Greg: And we haven’t really even touched on equities. Even retirees typically have x amount allocated to them, so they’re also feeling pain. There have been precious few places to hide. I suppose cash and cash equivalents fared well, but you could say that in the context of high inflation it’s perhaps not that great but of course it beats the alternative.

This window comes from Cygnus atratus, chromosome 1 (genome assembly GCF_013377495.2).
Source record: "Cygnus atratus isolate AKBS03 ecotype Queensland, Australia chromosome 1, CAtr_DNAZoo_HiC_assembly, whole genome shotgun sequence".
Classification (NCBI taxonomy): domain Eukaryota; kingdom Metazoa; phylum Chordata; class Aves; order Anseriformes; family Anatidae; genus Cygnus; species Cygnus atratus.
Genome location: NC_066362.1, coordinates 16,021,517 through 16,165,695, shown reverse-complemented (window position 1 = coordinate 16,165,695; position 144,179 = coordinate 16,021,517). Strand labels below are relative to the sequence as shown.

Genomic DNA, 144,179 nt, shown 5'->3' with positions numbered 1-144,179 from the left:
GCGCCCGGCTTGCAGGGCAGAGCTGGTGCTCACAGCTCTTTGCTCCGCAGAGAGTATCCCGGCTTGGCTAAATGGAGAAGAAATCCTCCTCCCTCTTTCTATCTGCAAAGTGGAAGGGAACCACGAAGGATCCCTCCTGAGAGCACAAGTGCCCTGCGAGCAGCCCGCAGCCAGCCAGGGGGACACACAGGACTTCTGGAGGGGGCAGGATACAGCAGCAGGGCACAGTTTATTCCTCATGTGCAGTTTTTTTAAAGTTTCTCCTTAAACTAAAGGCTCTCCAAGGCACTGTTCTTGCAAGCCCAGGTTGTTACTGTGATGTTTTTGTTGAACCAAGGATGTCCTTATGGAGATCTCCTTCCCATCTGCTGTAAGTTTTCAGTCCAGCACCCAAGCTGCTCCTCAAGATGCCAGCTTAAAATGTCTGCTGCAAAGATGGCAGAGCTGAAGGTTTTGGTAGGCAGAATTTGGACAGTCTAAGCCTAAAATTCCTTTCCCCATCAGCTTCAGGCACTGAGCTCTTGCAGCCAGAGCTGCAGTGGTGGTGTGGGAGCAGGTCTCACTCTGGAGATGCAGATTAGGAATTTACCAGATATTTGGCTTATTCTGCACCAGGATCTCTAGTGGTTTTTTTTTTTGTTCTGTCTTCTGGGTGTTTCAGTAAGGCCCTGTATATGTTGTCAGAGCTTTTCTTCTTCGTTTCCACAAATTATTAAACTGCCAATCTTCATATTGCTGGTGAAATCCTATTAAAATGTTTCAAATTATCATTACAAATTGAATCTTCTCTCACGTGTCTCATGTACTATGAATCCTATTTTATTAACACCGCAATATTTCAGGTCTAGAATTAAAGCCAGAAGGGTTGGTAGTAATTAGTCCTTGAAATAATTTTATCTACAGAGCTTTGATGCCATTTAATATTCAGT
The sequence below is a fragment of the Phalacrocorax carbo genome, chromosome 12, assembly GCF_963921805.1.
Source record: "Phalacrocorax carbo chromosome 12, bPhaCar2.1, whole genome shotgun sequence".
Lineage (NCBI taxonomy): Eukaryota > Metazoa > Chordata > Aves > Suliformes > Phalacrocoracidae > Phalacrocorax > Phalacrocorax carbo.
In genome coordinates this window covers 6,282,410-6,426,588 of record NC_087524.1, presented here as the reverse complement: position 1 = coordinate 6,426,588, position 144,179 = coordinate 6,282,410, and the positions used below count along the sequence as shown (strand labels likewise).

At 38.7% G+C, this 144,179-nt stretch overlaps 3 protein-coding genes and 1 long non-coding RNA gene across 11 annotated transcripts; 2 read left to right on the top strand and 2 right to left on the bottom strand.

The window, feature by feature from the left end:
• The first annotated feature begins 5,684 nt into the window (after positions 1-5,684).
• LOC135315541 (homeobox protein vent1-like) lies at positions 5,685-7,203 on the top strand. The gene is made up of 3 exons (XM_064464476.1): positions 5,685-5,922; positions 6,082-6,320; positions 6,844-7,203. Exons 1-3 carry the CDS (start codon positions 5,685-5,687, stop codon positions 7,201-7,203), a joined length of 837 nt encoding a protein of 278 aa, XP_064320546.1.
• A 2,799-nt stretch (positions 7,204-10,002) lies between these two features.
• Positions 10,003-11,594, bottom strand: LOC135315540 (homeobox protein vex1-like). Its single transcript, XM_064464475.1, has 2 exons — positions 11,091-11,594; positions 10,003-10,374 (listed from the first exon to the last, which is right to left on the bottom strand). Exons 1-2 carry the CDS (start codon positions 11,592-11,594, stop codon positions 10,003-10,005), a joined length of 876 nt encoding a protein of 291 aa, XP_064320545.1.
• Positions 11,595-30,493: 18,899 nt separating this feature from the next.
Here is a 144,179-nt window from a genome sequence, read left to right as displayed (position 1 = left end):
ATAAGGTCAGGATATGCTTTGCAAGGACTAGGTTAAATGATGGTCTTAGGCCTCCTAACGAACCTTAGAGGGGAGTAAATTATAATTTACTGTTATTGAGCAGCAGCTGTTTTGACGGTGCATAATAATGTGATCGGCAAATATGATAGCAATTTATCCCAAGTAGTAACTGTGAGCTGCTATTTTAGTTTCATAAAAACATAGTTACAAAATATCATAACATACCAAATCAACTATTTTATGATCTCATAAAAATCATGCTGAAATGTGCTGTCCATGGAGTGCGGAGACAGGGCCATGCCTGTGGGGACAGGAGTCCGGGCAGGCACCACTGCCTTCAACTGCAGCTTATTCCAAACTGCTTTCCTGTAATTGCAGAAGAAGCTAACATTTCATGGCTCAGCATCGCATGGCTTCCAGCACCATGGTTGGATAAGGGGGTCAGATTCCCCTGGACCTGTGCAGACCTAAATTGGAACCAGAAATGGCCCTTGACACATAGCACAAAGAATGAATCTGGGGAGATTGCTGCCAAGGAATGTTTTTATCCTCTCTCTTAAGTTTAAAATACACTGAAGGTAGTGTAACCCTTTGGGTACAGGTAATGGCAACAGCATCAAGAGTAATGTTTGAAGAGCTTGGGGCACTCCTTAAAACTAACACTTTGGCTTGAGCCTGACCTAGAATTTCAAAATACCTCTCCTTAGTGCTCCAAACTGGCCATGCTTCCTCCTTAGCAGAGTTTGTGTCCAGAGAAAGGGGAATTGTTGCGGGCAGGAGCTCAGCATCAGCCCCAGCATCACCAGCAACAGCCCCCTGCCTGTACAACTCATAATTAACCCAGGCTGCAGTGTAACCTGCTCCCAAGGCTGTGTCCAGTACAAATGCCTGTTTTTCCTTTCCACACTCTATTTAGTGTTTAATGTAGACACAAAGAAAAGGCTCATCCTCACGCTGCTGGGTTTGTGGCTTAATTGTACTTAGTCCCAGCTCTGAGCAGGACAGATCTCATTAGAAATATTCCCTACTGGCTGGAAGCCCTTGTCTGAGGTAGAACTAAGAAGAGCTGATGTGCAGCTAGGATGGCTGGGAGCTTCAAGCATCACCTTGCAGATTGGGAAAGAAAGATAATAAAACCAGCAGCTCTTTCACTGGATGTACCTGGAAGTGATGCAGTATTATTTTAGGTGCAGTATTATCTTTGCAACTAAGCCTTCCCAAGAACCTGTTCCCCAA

Joe: One thing that has happened, why equities hurt more when you are in retirement, is that we, as a profession, have told people to think about their entire portfolio in its entirety, including the equity appreciation they should have as what to live on. And what does that mean? It means that when equities are going up, it feels great. When they’re going down, your whole nest egg is going down because we’re viewing their retirement pool like a pension plan. Often it doesn’t generate — especially when rates were as low as they were — it never generates enough income to survive on. And so you basically lived on both the equity appreciation, which you would sell the next year’s proceeds that you needed to live on. And that works fine as long as equities go up. It doesn’t work as well when equities go down. And so the good news with rates where they are now at four plus percent is you can now go back to the old world of thinking like, hey, your bond portfolio’s going to generate your income and your equity portfolio will generate your future growth to hedge against inflation. But of course, many people have already retired. They already allocated to fixed income and equity, and so they’re going to pay the price for rates going up in the last nine months.